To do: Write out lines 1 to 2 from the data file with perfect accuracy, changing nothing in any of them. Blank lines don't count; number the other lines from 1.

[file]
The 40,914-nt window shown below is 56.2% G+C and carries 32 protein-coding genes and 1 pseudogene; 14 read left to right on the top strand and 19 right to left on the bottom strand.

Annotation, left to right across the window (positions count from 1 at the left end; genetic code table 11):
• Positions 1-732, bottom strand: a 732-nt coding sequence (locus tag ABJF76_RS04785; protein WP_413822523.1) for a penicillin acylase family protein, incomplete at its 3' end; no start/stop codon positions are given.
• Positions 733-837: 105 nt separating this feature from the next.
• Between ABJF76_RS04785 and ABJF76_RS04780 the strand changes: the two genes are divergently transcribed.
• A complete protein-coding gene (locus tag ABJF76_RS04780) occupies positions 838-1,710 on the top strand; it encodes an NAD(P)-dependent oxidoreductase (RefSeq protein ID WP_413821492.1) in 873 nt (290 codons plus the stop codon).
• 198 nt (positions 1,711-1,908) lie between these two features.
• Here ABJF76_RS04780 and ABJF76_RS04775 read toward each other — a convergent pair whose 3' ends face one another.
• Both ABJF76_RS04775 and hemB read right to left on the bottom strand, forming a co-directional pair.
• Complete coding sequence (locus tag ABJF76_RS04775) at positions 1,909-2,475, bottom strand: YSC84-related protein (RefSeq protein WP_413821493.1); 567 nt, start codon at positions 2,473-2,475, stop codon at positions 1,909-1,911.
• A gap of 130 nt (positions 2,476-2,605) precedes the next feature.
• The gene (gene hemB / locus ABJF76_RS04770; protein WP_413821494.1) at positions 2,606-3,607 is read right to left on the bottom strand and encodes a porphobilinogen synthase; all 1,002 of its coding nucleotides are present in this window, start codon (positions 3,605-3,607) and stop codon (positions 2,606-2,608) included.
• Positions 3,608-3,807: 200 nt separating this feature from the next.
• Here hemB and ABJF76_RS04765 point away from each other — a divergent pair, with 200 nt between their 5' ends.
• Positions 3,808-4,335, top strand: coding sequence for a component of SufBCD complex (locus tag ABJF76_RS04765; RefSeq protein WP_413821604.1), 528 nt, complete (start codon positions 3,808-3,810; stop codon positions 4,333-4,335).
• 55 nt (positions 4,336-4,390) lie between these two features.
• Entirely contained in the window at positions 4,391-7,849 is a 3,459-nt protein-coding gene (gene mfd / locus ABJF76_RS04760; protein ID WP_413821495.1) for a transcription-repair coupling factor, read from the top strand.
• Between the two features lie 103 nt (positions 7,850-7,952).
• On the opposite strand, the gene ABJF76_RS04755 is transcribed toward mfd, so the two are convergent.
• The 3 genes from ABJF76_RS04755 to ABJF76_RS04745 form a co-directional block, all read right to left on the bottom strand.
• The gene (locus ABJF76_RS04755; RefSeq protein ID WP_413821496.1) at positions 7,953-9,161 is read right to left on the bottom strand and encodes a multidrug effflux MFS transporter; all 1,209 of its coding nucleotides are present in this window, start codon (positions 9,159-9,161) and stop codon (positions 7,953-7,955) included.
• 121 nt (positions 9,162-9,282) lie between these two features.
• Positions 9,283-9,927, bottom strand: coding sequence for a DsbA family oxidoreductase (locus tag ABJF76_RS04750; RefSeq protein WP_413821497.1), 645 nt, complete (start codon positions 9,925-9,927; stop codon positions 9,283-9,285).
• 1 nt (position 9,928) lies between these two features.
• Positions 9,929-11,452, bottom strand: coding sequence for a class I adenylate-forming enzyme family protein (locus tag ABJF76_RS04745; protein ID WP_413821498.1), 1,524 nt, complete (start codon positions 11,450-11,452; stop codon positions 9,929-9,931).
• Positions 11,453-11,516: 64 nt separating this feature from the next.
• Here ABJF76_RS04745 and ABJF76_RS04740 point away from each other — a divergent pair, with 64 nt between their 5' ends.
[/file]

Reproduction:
The 40,914-nt window shown below is 56.2% G+C and carries 32 protein-coding genes and 1 pseudogene; 14 read left to right on the top strand and 19 right to left on the bottom strand.

Annotation, left to right across the window (positions count from 1 at the left end; genetic code table 11):